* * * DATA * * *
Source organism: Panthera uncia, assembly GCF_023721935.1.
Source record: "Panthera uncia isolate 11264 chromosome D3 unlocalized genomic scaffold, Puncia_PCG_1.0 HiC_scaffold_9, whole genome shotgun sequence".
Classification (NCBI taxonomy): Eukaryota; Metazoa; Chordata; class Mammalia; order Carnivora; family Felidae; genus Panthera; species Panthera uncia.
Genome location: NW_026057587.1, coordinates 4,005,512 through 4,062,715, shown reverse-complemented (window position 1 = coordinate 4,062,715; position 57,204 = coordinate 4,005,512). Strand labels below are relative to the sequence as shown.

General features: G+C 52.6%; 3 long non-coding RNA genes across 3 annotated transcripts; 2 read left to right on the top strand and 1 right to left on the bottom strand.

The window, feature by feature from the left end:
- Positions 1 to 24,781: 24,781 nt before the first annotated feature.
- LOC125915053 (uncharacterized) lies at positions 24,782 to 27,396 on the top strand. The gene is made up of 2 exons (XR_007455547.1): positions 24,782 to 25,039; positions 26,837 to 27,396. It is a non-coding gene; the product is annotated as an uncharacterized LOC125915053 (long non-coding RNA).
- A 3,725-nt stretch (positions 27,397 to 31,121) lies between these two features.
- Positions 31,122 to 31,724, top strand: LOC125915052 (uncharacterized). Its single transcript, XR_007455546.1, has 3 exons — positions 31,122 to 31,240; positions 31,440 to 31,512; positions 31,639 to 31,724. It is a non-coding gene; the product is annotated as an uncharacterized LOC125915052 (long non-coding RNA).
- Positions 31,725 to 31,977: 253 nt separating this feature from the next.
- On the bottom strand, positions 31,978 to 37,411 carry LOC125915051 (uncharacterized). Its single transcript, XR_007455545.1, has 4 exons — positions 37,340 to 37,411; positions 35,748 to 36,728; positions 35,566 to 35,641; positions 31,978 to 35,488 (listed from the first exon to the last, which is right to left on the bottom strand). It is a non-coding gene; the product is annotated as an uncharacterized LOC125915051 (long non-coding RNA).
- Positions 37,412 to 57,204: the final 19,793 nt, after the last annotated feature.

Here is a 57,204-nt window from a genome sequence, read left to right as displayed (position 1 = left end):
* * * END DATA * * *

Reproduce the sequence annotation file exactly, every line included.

Source organism: Panthera uncia, assembly GCF_023721935.1.
Source record: "Panthera uncia isolate 11264 chromosome D3 unlocalized genomic scaffold, Puncia_PCG_1.0 HiC_scaffold_9, whole genome shotgun sequence".
Classification (NCBI taxonomy): Eukaryota; Metazoa; Chordata; class Mammalia; order Carnivora; family Felidae; genus Panthera; species Panthera uncia.
Genome location: NW_026057587.1, coordinates 4,005,512 through 4,062,715, shown reverse-complemented (window position 1 = coordinate 4,062,715; position 57,204 = coordinate 4,005,512). Strand labels below are relative to the sequence as shown.

General features: G+C 52.6%; 3 long non-coding RNA genes across 3 annotated transcripts; 2 read left to right on the top strand and 1 right to left on the bottom strand.

The window, feature by feature from the left end:
- Positions 1 to 24,781: 24,781 nt before the first annotated feature.
- LOC125915053 (uncharacterized) lies at positions 24,782 to 27,396 on the top strand. The gene is made up of 2 exons (XR_007455547.1): positions 24,782 to 25,039; positions 26,837 to 27,396. It is a non-coding gene; the product is annotated as an uncharacterized LOC125915053 (long non-coding RNA).
- A 3,725-nt stretch (positions 27,397 to 31,121) lies between these two features.
- Positions 31,122 to 31,724, top strand: LOC125915052 (uncharacterized). Its single transcript, XR_007455546.1, has 3 exons — positions 31,122 to 31,240; positions 31,440 to 31,512; positions 31,639 to 31,724. It is a non-coding gene; the product is annotated as an uncharacterized LOC125915052 (long non-coding RNA).
- Positions 31,725 to 31,977: 253 nt separating this feature from the next.
- On the bottom strand, positions 31,978 to 37,411 carry LOC125915051 (uncharacterized). Its single transcript, XR_007455545.1, has 4 exons — positions 37,340 to 37,411; positions 35,748 to 36,728; positions 35,566 to 35,641; positions 31,978 to 35,488 (listed from the first exon to the last, which is right to left on the bottom strand). It is a non-coding gene; the product is annotated as an uncharacterized LOC125915051 (long non-coding RNA).
- Positions 37,412 to 57,204: the final 19,793 nt, after the last annotated feature.

Here is a 57,204-nt window from a genome sequence, read left to right as displayed (position 1 = left end):